The Role Of Soft Facts In Investment Decision-Making
CSR, diversity, employee engagement, and retention -the non-financial and non-market related factors, the soft facts until recently were little more than a box-ticking exercise for investors– have taken on a renewed prominence in any VC's decision-making process.
When it comes to investment-decision making, VCs rightly focus on the detail. We conduct comprehensive and complex analysis of fundamental and technical metrics– we look at the hard facts, such as a company’s financial statements and the competitive landscape within which it operates. In this way, we seek to form a holistic picture and make definitive assessments of a company’s potential for growth.
But what about the soft facts? How many times do we overlook as investors the importance of building teams, for example, and how much do we actually drill down into it? We might talk about experience, background, and schools, but how do we actually measure the ability of those people being able to adapt to difficult situations or decision-making?
Perhaps one silver lining to the ongoing COVID-19 crisis is that it has forced us to refine and refocus our approach. I have written before how the pandemic has forced VCs to be more diligent, sparing, and strategic in their investments. The first six months of 2020 saw record levels of funding attracted by MENA startups, even as around much of the rest of the world, VC confidence had taken a hit. But something had changed. Investors are investing more money, but in fewer startups, targeting lower-risk, later-stage companies, and focusing on industries that have evolved in the current climate, such as fintech, edtech, and healthtech.
What else has changed? Increasingly, investors are looking beyond the balance sheet. CSR, diversity, employee engagement, and retention -the non-financial and non-market related factors, the soft facts until recently were little more than a box-ticking exercise for investors– have taken on a renewed prominence in any VC’s decision-making process. During the current crisis, considerations such as developing an adaptable and innovative team have emerged as an ongoing ambition and priority for any firms looking to deliver sustainable growth. And when hiring an individual, you don’t just look at their experience and education to make a hiring decision, you meet them and test them to understand who they are as a person and how they would work with your team.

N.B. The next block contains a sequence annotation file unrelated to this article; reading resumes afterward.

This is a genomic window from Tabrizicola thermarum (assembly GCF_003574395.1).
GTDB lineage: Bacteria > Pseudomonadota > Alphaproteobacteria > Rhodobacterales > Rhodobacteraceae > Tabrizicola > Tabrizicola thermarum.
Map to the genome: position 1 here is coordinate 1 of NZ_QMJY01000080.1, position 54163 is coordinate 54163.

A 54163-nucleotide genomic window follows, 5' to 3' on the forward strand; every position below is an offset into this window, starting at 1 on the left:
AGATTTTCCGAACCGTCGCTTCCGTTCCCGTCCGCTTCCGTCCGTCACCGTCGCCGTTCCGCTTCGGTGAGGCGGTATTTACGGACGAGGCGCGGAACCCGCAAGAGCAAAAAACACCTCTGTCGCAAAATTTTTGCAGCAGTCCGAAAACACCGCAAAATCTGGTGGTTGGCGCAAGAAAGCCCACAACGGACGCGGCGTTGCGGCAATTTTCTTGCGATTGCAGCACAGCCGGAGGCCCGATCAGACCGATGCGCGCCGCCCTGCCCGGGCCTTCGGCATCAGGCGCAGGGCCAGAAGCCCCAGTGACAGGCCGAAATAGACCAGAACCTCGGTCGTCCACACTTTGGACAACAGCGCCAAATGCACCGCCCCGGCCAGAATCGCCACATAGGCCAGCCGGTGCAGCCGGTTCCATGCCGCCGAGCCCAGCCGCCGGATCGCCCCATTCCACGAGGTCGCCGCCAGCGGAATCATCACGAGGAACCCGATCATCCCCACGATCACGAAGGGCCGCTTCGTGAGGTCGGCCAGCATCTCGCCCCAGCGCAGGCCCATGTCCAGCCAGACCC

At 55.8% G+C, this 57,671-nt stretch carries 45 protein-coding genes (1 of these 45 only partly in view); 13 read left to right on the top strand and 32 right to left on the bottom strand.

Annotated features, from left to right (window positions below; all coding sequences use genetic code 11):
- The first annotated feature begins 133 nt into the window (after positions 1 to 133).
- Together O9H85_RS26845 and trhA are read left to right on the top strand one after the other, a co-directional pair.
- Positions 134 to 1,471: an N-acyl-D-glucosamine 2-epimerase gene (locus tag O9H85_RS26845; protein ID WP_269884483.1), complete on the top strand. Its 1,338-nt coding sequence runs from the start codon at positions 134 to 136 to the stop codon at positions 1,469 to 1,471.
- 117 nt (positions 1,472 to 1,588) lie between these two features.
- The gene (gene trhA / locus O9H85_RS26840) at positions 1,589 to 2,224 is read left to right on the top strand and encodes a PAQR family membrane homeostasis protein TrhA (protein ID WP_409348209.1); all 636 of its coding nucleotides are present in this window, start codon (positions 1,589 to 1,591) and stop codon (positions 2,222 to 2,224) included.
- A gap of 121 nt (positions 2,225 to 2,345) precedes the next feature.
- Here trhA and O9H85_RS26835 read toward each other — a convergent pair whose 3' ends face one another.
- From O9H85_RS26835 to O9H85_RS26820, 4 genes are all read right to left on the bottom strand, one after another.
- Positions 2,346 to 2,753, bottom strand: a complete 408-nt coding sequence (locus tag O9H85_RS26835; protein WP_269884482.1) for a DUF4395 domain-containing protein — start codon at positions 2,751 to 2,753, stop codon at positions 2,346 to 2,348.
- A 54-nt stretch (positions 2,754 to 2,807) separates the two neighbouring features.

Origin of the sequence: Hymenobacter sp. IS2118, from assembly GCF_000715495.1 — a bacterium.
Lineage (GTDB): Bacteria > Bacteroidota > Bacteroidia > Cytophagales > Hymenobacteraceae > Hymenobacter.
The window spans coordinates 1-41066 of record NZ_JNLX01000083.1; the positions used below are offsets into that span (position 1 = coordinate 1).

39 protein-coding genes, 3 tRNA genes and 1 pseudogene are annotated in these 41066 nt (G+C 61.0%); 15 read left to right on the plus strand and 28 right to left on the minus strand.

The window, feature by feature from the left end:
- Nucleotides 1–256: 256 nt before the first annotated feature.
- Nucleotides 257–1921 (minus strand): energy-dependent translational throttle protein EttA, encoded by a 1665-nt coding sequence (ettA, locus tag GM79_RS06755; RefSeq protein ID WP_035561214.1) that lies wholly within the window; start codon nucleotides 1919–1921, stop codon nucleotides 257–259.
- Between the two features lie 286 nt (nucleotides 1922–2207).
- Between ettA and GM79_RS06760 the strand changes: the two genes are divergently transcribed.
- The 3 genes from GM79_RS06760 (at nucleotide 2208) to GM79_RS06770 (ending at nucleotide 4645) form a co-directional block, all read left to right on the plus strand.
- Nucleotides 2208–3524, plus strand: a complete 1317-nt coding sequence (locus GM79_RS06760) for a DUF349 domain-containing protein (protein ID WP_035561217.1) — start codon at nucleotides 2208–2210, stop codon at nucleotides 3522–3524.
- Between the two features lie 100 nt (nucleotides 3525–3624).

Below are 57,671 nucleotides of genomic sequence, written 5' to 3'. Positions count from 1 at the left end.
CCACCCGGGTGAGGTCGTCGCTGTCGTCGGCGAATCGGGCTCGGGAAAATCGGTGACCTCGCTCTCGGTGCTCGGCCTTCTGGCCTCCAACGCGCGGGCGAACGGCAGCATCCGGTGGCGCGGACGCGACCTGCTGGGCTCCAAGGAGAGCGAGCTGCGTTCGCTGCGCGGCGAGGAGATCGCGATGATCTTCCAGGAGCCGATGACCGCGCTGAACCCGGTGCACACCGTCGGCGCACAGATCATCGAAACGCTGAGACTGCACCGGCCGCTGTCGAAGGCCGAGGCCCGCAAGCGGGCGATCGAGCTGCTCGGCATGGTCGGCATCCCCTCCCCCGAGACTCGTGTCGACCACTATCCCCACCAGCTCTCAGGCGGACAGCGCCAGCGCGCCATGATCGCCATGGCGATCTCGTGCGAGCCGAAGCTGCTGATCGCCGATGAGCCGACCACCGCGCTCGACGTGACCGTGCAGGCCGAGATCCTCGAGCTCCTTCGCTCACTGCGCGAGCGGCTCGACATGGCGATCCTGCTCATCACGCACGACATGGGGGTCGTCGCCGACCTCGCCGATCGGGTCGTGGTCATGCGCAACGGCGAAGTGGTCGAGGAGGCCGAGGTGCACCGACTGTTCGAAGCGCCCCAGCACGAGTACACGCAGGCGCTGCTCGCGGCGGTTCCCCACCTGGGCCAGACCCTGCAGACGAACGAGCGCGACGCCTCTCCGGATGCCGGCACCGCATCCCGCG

In the Middle East, our burgeoning VC community is still in its early stages. We are continuously learning and exploring how to grow and improve– both from studying what other, more established ecosystems have achieved, and also where they have gone wrong. A region of late adopters and fast learners, we are also able to react and adapt with more agility than others when it comes to paradigm-shifting crises.
This is how we stay ahead of the curve. There are plenty of lessons to learn from COVID-19, but perhaps the most important for the region’s VCs, whether they err towards the fundamental or technical side, is the need to focus on the soft facts as much as the hard. It is time to look beyond the balance sheet.
Areije Al Shakar has more than 16 years of experience in banking and entrepreneurship. In her current role at Bahrain Development Bank (BDB), she is a Senior Vice President heading the Development Services Division, and leads the fund management team of the Al Waha Venture Capital Fund of Funds as Director and Fund Manager. Her role and involvement at the bank includes coaching, mentorship, startup seed funding, and entrepreneur development. She has been involved in the development of several support services for entrepreneurs, namely in the establishment of BDB’s Rowad Program and the Seed Fuel-Rowad startup funding program, a part of the Global Accelerator Network.
She has worked in reputable organizations including Investcorp, Citibank, BNP Paribas, and Lehman Brothers on the treasury, investment management, and advisory side. She holds a Master’s of Science in Public Policy and Management from the School of Oriental and African Studies (SOAS), University of London, and a Bachelor of Commerce in Finance from the John Molson School of Business, Concordia University. She is also a Kauffman Fellow Class 24, and a certified business coach and mentor from the UK’s Chartered Management Institute.